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The pre-eminent love story takes a futuristic approach as 1821 Comics tackles a literary classic. A tale of star-crossed lovers and family feud explodes across the comic book world in an adaptation that is sure to excite new readers. Written in a modern language style that has an easier flow than old Shakespearian English, the artwork is similarly modern but no less beautiful. The fight scenes are higher flying and more action packed than ever before.
The Special Hard Cover Collector’s Edition is a beautiful solid landscape novel with included artwork and storyboards, while a softcover is also available. This is not only a comic book but a masterful retelling of this epic tale, created by Terry Dougas and Stan Lee himself. With this new interpretation of the classic comes writing by Max Work and artwork by Skan Srisuwan.
The few sample images available on the web are completely representative of the level of detail present on each and every page of this comic book. This comic is available for pre-order through 1821 Comics and is in stores January 25th.
However, to expect that this comic would be a facsimile of the original Shakespearian tragedy would be a mistake. The one disappointment, which can be expected, is that dialogue is much shorter, with some of the famously spoken lines removed for story pacing’s sake.
Additionally, the comic book medium allows for variations in storyline since this takes place in the future where science has cured many current day illnesses. In particular, the plague has no presence within this comic, whereas in the original, it plays a pivotal role within the lives of Romeo and Juliet.
Another difference is the usage of weapons, for which the original story had swords. Various movie adaptations have before parted from the original, in particular the 1996 adaptation with Leonardo DiCaprio, which featured a handgun called a Sword 9mm. This comic version of Romeo and Juliet features little usage of bladed weapons and instead uses guns – lots and lots of them. Still, a lot of the combat is done hand to hand with punches and kicks.
Juliet herself is a striking representation of feminine grace and beauty. Her appearance is almost too angelic in quality, all light colors and shapes. By contrast, Romeo is dressed in a darker motif signaling in some ways his own bio-mechanical changes and reflecting a lack of light in his heart. Together they see an opposite equal in one another. Of note is the one line in Old English that Juliet does speak, calling out to Romeo from her balcony.
The Montagues are one half of Verona’s military and are specifically bio-mechanically altered so that their limbs are replaceable if destroyed. They were the first of the military during the war with the outside world to use enhancements to combat regular forces. Montagues are built to last and are hard to fight.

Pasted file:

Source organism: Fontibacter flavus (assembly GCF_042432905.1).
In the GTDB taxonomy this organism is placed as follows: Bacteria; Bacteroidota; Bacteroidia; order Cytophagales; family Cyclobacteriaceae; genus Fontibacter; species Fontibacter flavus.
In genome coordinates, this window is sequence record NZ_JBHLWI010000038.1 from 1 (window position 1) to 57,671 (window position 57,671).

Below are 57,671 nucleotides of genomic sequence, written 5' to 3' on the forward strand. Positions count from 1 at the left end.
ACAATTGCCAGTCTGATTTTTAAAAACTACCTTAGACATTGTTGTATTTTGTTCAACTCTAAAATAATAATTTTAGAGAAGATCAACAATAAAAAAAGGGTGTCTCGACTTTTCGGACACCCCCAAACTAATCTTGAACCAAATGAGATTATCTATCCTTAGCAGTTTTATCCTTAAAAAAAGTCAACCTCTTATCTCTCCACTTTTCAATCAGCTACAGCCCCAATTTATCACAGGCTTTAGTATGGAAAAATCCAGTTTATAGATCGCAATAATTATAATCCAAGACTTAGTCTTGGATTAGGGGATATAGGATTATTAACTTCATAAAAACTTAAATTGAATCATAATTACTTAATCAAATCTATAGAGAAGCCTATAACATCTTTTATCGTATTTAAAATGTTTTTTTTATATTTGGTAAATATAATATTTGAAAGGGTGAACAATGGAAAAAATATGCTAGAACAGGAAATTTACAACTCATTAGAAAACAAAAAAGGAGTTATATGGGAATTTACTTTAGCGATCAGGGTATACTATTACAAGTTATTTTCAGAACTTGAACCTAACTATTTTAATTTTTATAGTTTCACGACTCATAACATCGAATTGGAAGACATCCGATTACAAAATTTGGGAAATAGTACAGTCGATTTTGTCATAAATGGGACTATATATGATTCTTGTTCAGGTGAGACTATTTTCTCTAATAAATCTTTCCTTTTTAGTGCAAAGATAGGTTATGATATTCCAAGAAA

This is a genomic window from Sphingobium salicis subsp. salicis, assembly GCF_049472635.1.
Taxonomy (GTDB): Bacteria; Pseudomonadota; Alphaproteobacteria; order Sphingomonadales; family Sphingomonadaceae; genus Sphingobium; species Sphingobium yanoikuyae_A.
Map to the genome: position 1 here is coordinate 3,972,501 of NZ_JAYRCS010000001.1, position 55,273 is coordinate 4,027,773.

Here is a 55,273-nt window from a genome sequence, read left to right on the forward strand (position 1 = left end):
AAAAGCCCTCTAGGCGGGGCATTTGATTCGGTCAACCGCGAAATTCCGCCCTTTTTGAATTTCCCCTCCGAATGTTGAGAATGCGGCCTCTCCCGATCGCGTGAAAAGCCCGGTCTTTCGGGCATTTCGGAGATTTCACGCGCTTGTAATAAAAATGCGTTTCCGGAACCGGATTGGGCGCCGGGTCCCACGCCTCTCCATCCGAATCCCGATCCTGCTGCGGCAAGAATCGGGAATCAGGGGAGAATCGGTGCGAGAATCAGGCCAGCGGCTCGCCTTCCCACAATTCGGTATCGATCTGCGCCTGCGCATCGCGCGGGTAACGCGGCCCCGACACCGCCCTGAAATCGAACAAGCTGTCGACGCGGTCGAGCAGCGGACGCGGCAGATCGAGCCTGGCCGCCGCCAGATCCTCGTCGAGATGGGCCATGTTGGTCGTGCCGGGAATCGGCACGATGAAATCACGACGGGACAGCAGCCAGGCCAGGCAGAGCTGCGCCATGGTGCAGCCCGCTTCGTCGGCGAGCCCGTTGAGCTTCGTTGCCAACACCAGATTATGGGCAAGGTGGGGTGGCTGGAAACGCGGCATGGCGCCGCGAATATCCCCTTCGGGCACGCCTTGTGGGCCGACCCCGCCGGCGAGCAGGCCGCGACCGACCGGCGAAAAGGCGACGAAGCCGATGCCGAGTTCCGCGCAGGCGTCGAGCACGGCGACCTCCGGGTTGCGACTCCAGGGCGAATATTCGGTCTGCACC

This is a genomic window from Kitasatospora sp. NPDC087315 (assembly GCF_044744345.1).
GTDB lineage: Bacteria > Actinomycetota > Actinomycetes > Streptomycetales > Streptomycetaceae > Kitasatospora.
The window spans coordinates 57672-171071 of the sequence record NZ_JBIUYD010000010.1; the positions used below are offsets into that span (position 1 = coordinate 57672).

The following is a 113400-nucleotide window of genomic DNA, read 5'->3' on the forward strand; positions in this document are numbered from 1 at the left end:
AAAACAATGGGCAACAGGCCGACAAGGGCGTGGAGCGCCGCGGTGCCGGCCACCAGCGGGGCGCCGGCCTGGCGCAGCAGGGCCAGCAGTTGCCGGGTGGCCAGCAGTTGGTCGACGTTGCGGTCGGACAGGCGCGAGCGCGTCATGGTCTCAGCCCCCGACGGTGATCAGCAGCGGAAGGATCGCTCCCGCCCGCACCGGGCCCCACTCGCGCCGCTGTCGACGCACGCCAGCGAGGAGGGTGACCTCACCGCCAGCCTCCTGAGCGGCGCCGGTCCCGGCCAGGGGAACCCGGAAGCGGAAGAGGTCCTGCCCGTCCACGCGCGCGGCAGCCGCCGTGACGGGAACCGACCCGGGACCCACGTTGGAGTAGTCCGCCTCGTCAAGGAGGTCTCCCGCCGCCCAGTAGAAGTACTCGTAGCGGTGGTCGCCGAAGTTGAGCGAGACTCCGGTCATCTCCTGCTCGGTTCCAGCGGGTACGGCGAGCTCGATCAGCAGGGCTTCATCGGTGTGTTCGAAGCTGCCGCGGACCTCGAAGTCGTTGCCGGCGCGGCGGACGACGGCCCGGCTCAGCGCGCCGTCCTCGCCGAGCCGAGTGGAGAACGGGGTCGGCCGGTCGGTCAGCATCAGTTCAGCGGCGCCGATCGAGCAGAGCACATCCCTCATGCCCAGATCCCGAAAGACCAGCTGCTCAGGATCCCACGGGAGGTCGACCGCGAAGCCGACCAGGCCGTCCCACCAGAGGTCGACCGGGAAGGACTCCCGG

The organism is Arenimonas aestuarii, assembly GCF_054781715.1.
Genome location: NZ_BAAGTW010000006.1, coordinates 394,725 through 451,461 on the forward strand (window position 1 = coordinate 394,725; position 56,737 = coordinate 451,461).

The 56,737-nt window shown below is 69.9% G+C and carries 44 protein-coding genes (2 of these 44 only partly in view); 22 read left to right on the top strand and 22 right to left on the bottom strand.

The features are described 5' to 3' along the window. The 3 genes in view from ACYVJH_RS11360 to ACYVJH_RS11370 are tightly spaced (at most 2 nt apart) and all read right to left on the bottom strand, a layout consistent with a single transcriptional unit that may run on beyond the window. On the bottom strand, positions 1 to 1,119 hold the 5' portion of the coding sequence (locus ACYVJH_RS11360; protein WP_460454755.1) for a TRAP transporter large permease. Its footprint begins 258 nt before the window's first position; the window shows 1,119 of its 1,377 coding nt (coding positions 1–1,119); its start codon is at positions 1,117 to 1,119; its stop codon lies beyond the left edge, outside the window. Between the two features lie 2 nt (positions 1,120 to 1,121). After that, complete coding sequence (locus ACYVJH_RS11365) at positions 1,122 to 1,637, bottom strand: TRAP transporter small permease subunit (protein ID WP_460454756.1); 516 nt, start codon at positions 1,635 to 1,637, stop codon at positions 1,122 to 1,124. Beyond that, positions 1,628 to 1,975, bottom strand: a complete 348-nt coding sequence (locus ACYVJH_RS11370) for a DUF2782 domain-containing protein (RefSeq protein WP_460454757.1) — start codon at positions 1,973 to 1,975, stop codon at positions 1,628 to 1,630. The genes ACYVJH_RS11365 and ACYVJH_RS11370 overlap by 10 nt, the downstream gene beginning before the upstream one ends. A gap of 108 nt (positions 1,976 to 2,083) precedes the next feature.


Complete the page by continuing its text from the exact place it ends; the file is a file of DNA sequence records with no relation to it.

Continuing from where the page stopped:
Benvolio is one such character and though he is a peacemaker of sorts, he still fights and is the one injured during the escape from the Capulet ball. On the other hand, the Capulets are genetically altered for superior speed and flexibility. With eerie bright blue eyes and white clothing, these are not your ordinary citizens of Verona either.
Tybalt, for example, appears to be a much more flexible fighter with kicks and punches that showcase fluid movements – even on comic book pages. Additionally, within the House of Capulet there exists the idea that Juliet is pure and that she should continue the Capulet bloodline.
Juliet’s engagement to the Count Paris still has significant meaning and aside from the warring families, remains the driving force that brings Romeo and Juliet together in this comic. Paris himself, in his duel with Romeo during the final moments of the play is a critical character in the storyline for Romeo and Juliet.
His actions greatly affect the life of Romeo and Juliet, placing him at the forefront for the title of most hated antagonist in this re-imagined comic epic. A few pivotal moments of time in this comic were all the difference between life and death as the actions of Count Paris provide a small unfortunate twist at the end.
In a world much like our own, riddled with hatred and strife, the love that was shared between Romeo and Juliet is one of the greatest love stories of all time. No matter how fleeting, their story features the classic themes of light and darkness, of hate versus love. Fate and chance play their part as well in a story where the passage of time literally means the difference between life and death.
Though different than the original or any variant since then, Romeo and Juliet: The War remains an excellent comic and a great read for fans.